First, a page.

THE ROMANCE OF MEXICO
swept like a storm-cloud across the straits of Gibraltar the Moors or Saracens. Swift were the steeds and keen the scimitars of these fierce soldiers of Islam, and strange and bewildering their way of fighting. For seven days did Roderic and his knights wage desperate battle against the infidel invaders. Each day the Saracens triumphed, and on the eighth, when the king himself was slain, the banner of Spain was torn to shreds, and the standard of the Cross was trodden under foot. Thenceforth the Moslem ruled supreme in Spain, for broken and scattered was the Gothic chivalry, and the mass of the people, ground down by years of oppression, cared little for a change of masters.
A few brave spirits there were who refused thus tamely to submit. To the mountains of the Asturias fled "old Pelayo," beloved of Spanish song. There he dwelt with his followers in the dark recesses of a cave which could only be approached by a ladder of ninety steps. Wild honey at first was almost their only food, and many died of hunger, until they numbered at last but thirty men and ten women.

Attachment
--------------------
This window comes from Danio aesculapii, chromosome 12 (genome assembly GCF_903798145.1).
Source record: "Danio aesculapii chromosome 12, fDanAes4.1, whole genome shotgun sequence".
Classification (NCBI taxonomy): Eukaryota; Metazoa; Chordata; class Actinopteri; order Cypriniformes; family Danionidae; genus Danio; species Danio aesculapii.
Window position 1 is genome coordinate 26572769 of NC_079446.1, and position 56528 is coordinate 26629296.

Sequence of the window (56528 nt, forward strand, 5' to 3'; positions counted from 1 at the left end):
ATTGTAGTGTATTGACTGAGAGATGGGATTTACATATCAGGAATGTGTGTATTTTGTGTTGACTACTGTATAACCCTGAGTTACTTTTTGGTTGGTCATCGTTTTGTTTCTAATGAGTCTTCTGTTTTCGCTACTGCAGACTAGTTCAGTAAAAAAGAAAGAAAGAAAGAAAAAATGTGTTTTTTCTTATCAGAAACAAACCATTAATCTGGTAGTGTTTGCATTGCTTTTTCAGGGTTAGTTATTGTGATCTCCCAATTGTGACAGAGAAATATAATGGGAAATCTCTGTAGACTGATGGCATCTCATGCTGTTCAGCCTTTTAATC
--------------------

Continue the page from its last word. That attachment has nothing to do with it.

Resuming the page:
"What are thirty barbarians, perched up on a rock?" said the Moors contemptuously; "they must inevitably die!" But in spite of incredible hardships the refugees lived on, growing year by year in numbers and in strength, until they became a terror to all the country-side. Their life of peril and isolation, with every man their foe, made them savage and ruthless, wild and ignorant. No chance had they to acquire the refinement and civilisation with which the Moors were endowing Spain. In the fertile